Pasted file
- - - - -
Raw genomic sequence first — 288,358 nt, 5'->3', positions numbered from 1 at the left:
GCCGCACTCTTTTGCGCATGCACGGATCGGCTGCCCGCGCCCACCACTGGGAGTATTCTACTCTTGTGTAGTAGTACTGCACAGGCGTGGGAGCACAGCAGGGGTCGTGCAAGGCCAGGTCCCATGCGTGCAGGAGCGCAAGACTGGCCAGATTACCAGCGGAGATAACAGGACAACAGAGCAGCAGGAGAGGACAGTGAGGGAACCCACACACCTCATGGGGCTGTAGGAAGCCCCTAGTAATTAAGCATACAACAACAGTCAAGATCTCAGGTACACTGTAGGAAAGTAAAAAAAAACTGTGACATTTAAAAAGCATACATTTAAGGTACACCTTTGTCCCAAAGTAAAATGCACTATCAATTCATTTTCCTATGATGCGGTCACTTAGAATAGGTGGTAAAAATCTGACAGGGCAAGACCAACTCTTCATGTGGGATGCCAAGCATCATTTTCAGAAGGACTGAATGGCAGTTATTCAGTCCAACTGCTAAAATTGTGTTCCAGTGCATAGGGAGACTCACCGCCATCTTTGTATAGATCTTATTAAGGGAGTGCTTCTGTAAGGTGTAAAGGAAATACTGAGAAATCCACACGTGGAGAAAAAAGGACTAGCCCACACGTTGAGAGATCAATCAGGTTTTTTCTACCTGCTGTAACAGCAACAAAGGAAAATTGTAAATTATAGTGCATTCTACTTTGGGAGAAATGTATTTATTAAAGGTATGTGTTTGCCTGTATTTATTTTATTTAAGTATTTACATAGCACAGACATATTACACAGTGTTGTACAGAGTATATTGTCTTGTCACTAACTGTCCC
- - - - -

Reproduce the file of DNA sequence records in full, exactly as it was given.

Raw genomic sequence first — 288,358 nt, 5'->3', positions numbered from 1 at the left:
GCCGCACTCTTTTGCGCATGCACGGATCGGCTGCCCGCGCCCACCACTGGGAGTATTCTACTCTTGTGTAGTAGTACTGCACAGGCGTGGGAGCACAGCAGGGGTCGTGCAAGGCCAGGTCCCATGCGTGCAGGAGCGCAAGACTGGCCAGATTACCAGCGGAGATAACAGGACAACAGAGCAGCAGGAGAGGACAGTGAGGGAACCCACACACCTCATGGGGCTGTAGGAAGCCCCTAGTAATTAAGCATACAACAACAGTCAAGATCTCAGGTACACTGTAGGAAAGTAAAAAAAAACTGTGACATTTAAAAAGCATACATTTAAGGTACACCTTTGTCCCAAAGTAAAATGCACTATCAATTCATTTTCCTATGATGCGGTCACTTAGAATAGGTGGTAAAAATCTGACAGGGCAAGACCAACTCTTCATGTGGGATGCCAAGCATCATTTTCAGAAGGACTGAATGGCAGTTATTCAGTCCAACTGCTAAAATTGTGTTCCAGTGCATAGGGAGACTCACCGCCATCTTTGTATAGATCTTATTAAGGGAGTGCTTCTGTAAGGTGTAAAGGAAATACTGAGAAATCCACACGTGGAGAAAAAAGGACTAGCCCACACGTTGAGAGATCAATCAGGTTTTTTCTACCTGCTGTAACAGCAACAAAGGAAAATTGTAAATTATAGTGCATTCTACTTTGGGAGAAATGTATTTATTAAAGGTATGTGTTTGCCTGTATTTATTTTATTTAAGTATTTACATAGCACAGACATATTACACAGTGTTGTACAGAGTATATTGTCTTGTCACTAACTGTCCC